The priest I lived with in Kenya was away for a much-needed break. He assured me it would be a quiet week. Which is of course a guarantee that something will happen. Perhaps not monumental in the way of things, but yes indeed is was a memorable week. It was the week the Kenyan Security Forces came looking for the leaders of the Rwandan refugee community – of which my name was on the list. We were all in a meeting when they showed up. We all slipped out the windows in the back of the church. All very dramatic, but in truth I don’t think they tried that hard to catch us. Still, kind of memorable to be on a top ten list if even for an hour. But that wasn’t the most memorable.
Mama Mariam died that week. Mariam was a poor soul who lived in Gatina, a part of the parish slum. She was older than old, did not seem to have family, lived in a wretched place, and seemed to be a person apart from the ebb and flow of life in Gatina. I enjoyed visiting her. The mwneyekiti (chairman) of the parish council asked if I would preside over a graveside service.
Mama Mariam was a humble person. “For everyone who exalts himself will be humbled, but the one who humbles himself will be exalted.”
We arrived at the public cemetery in Langata where Mariam was to be buried in a pauper’s grave. Things are loosely scheduled at Langata. They know there will be, say, six funerals that day, so they did six graves – all right next to each other. The protocol is that when everyone has arrived and it seems right – because there is always a picnic associated with the burial – and if there is no other group at the graveside – then it is your turn. So, as we arrive at Langata I began to look around for our gathering. There was a very small one over under some jacaranda trees that I was sure was our group. The mwneyekiti said no, our group was over there. It was a huge gathering of people. Mama Kenyatta, the wife of the first president of Kenya was there. Our member of Parliament was in attendance. All kinds of people from the Gatina area and beyond. I had the sense that, like me, many of them were surprised to see so many people present. But here we were, this disconnected web of friends, associates, what-have-you, all of whom knew Mariam in life, in some small way – and all who came to honor her in death. “For everyone who exalts himself will be humbled, but the one who humbles himself will be exalted.”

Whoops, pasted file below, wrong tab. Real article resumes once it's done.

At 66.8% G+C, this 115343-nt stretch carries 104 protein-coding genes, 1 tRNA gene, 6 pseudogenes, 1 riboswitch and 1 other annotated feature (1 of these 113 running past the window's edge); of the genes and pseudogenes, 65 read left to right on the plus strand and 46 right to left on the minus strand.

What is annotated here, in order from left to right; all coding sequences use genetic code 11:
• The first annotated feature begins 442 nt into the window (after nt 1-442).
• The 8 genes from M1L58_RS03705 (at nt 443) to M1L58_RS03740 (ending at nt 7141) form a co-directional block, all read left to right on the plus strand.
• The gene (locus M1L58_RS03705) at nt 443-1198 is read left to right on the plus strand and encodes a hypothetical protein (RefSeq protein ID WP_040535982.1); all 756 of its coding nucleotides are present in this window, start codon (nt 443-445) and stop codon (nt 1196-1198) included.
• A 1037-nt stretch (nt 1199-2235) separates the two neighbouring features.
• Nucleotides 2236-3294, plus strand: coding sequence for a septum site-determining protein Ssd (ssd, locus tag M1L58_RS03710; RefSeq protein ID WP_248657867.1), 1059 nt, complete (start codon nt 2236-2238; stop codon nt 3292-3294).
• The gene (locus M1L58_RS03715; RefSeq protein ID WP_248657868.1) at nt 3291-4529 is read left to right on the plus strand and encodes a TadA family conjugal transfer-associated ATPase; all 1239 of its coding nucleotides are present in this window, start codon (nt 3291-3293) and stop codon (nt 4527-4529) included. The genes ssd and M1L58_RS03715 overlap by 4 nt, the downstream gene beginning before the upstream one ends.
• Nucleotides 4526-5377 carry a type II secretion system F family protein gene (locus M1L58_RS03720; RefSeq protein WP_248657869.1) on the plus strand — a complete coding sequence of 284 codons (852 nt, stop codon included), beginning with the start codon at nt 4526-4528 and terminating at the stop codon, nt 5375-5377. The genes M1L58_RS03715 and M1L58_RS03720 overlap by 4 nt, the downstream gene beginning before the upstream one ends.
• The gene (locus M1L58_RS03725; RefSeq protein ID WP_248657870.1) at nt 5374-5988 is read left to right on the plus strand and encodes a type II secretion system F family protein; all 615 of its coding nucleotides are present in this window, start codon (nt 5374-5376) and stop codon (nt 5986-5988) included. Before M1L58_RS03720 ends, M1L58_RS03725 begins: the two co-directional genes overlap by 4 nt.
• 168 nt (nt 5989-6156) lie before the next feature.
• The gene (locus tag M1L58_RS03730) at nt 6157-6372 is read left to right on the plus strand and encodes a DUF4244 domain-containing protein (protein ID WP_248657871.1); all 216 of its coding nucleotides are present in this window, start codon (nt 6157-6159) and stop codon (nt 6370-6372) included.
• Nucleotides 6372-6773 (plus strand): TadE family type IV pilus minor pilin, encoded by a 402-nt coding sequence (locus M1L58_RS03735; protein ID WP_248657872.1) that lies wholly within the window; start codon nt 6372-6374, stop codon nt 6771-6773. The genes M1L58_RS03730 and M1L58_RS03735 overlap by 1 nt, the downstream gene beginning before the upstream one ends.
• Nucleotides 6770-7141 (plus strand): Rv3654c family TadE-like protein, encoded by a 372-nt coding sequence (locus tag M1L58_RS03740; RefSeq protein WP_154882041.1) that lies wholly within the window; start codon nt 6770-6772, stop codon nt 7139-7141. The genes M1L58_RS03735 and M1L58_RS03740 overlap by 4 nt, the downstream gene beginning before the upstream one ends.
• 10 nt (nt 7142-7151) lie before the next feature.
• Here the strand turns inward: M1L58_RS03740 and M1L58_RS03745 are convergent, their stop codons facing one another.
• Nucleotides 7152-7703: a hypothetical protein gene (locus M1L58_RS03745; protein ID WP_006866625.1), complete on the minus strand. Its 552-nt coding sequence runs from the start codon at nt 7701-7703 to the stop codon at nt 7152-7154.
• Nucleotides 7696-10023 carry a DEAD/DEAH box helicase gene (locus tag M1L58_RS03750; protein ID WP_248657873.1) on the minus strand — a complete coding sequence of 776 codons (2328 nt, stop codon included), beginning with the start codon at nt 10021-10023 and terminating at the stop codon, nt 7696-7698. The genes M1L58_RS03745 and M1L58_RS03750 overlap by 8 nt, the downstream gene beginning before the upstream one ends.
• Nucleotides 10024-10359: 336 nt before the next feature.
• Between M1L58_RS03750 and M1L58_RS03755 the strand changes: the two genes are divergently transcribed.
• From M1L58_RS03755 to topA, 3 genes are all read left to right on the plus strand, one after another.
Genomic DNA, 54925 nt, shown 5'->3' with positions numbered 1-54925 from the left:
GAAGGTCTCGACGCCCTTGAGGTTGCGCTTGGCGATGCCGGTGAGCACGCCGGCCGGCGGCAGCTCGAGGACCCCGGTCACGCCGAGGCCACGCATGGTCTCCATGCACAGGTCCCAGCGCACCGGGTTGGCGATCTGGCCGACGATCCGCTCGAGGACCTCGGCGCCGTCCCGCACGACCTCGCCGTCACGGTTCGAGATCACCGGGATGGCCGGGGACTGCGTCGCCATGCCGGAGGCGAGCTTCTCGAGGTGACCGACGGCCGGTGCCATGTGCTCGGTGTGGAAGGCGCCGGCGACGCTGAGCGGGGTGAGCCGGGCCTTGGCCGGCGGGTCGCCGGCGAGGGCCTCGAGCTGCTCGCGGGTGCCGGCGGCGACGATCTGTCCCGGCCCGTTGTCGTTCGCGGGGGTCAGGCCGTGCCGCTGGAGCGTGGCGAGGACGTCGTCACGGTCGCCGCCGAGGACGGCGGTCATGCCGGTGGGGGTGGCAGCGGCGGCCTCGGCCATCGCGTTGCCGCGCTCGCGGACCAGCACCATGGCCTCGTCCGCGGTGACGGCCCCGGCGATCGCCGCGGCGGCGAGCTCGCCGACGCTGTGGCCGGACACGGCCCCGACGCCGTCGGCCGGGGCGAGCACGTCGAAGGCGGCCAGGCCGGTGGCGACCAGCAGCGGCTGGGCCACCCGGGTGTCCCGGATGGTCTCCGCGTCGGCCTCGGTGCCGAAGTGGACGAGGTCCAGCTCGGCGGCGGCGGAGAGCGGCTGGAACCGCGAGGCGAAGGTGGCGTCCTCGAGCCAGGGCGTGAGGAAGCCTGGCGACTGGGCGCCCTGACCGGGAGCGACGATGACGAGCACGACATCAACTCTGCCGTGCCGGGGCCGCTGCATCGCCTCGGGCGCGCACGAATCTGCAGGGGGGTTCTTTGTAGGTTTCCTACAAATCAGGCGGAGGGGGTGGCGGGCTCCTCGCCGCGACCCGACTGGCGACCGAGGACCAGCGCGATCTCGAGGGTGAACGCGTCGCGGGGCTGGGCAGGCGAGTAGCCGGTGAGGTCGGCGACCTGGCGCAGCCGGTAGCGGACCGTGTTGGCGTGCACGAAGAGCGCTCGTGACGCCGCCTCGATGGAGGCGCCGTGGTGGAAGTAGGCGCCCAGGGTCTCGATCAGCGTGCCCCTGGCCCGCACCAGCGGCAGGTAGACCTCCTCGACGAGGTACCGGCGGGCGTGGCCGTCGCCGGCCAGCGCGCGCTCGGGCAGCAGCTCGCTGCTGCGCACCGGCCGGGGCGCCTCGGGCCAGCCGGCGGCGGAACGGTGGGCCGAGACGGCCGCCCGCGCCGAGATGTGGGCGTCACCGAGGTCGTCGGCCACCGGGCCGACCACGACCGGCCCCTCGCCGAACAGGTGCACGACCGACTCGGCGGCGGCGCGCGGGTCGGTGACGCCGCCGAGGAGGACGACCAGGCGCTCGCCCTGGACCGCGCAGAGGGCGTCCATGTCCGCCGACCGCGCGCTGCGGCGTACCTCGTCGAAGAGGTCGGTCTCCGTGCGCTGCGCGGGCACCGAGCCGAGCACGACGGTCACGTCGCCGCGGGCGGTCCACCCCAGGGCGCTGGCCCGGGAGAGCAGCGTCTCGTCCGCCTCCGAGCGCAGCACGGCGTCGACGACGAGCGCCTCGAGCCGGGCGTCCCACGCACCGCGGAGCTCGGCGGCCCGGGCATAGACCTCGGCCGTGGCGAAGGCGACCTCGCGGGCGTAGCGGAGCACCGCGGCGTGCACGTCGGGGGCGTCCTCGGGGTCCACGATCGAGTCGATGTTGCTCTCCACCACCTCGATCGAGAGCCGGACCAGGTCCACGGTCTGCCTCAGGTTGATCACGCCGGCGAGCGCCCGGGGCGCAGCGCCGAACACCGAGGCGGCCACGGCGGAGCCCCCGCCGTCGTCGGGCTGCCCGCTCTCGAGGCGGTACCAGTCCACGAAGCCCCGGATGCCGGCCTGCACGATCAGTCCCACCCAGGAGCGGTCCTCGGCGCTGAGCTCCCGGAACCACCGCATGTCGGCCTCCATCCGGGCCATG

There were lots of remembrances of Mama Changa – that’s what they all called her – and with affection – Mama Changa. Roughly translated, it would be Mama Moonshiner. It seems she made the best hooch in the area. It was what she knew and how she was able to make ends meet. Most of the stories were accolades of her moonshine, but some few were stories of meals shared, time spent in conversation, time coming to know Mariam as a person.
“When you hold a lunch or a dinner, do not invite your friends or your brothers or your relatives or your wealthy neighbors, in case they may invite you back and you have repayment. Rather, when you hold a banquet, invite the poor, the crippled, the lame, the blind; blessed indeed will you be because of their inability to repay you. For you will be repaid at the resurrection of the righteous.” (Luke 14:12-14)
It was those some few stories I remembered. People who had taken the time to take this her into their homes for a meal, had shared time in conversation, had checked in on her to make sure she was OK. Blessed will they be at the resurrection of the righteous.
When it was time to celebrate the burial rites I told a story or two, nothing monumental, about Mariam. I could tell by the facial expression and reaction, that my small contribution that day was even though I had never shared a meal (or a drink), I knew her name, Mariam. She had long been only Mama Changa. Now in death she reclaimed her given name among the community. Mariam – the highly favored of God. In those small, shared moments we all came to know, just a little more, a woman who lived on the margins of our lives.
There are lots of people who lived on the margins of our lives. Many of us who have been around here for a while remember Reginald Rogers. You never heard that name. Everyone called him Bruce. Every Sunday he sat on a stool at the corner of the office building – chatting with folks, getting a little help to make ends meet, doing what he could. Some among us shared a meal with him, checked in on him to see how he was doing. Some knew his name.
Bruce, Mama Changa – Reginald, Mariam. We are called to be attentive to the margins of our lives – when you hold a banquet, invite the poor, the crippled, the lame, the blind; blessed indeed will you be because of their inability to repay you. For you will be repaid at the resurrection of the righteous.” This day, in this gospel, we are reminded what is ours to do.